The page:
What a difference an election makes. The anti-Trump Democratic tide that rattled Republicans all over the country in November and returned the House of Representatives to Democratic control also wrestled the New York State Assembly from Republican dominance.
What has that meant?
For one thing, the state is finally implementing some simple reforms to make registering and voting a little easier: consolidating all primaries on one day in June; requiring polling places to be open for nine days ahead of an election to allow for early voting; and automatic transfer of a voter’s registration when he or she moved between counties in the state.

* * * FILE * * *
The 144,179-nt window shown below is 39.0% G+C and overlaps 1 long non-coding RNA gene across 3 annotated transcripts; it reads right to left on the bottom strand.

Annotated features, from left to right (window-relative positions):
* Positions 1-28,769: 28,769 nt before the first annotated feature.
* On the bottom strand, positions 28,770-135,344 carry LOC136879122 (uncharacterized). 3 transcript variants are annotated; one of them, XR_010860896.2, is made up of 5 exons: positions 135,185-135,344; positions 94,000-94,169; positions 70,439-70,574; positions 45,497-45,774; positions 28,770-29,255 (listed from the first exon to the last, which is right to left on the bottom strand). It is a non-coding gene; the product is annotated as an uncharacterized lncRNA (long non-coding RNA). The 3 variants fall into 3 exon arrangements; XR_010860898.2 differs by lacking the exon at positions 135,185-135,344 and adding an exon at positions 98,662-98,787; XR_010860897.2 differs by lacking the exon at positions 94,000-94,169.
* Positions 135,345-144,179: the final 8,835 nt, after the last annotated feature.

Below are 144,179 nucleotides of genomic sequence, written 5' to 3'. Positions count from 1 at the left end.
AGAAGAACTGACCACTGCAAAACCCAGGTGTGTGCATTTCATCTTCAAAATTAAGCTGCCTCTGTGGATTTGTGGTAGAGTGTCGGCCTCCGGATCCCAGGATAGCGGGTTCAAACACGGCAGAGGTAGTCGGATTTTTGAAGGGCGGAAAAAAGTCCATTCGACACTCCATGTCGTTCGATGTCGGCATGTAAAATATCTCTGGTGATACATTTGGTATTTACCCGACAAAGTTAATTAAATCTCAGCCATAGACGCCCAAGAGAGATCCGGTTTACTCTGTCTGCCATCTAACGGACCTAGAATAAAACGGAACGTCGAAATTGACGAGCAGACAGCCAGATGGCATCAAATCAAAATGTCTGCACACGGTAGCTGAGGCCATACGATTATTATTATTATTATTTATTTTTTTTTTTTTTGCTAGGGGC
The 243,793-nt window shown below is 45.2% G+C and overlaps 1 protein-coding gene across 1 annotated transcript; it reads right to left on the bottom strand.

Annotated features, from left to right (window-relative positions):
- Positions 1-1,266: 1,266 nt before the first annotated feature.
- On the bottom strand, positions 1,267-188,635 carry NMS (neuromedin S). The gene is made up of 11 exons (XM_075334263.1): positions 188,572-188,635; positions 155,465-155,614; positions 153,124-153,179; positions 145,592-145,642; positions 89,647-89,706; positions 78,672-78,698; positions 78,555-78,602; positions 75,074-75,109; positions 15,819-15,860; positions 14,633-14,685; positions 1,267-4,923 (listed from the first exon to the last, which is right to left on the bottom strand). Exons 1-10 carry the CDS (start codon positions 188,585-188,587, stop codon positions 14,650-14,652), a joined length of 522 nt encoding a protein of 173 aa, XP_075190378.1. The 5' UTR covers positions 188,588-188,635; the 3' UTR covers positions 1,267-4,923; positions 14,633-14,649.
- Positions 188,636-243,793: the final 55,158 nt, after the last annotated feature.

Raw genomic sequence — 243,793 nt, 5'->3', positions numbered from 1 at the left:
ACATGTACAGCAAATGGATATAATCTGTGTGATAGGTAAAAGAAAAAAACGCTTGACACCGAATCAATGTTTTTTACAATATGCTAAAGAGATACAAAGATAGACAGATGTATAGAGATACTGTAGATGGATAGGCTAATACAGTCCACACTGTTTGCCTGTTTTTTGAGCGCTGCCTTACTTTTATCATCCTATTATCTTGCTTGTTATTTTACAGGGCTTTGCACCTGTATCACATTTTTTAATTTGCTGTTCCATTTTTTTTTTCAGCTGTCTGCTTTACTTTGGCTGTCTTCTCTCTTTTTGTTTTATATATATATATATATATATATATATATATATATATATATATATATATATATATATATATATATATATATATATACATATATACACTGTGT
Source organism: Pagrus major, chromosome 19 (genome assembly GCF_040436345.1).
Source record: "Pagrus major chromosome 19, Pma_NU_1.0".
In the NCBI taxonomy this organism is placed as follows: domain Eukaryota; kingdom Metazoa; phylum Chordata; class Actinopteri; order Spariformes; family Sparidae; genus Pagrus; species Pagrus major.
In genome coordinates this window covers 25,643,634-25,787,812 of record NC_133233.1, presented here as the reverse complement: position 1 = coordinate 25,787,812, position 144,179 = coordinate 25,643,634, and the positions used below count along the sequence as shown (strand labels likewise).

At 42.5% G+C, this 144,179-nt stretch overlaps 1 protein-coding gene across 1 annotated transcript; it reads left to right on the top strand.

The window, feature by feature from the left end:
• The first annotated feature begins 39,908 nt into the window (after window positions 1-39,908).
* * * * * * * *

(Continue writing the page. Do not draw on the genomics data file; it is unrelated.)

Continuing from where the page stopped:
The legislature also passed constitutional amendments that won’t take effect until they pass them again in 2020 and voters approve in a referendum: a “no questions asked” policy for voters who want an absentee ballot and “same day” voter registration.
Assembly Republicans blocked these obvious reforms for years. Why? The only answer is that Republicans feared that more Democrats than Republicans would take advantage of them which means they feared democracy itself.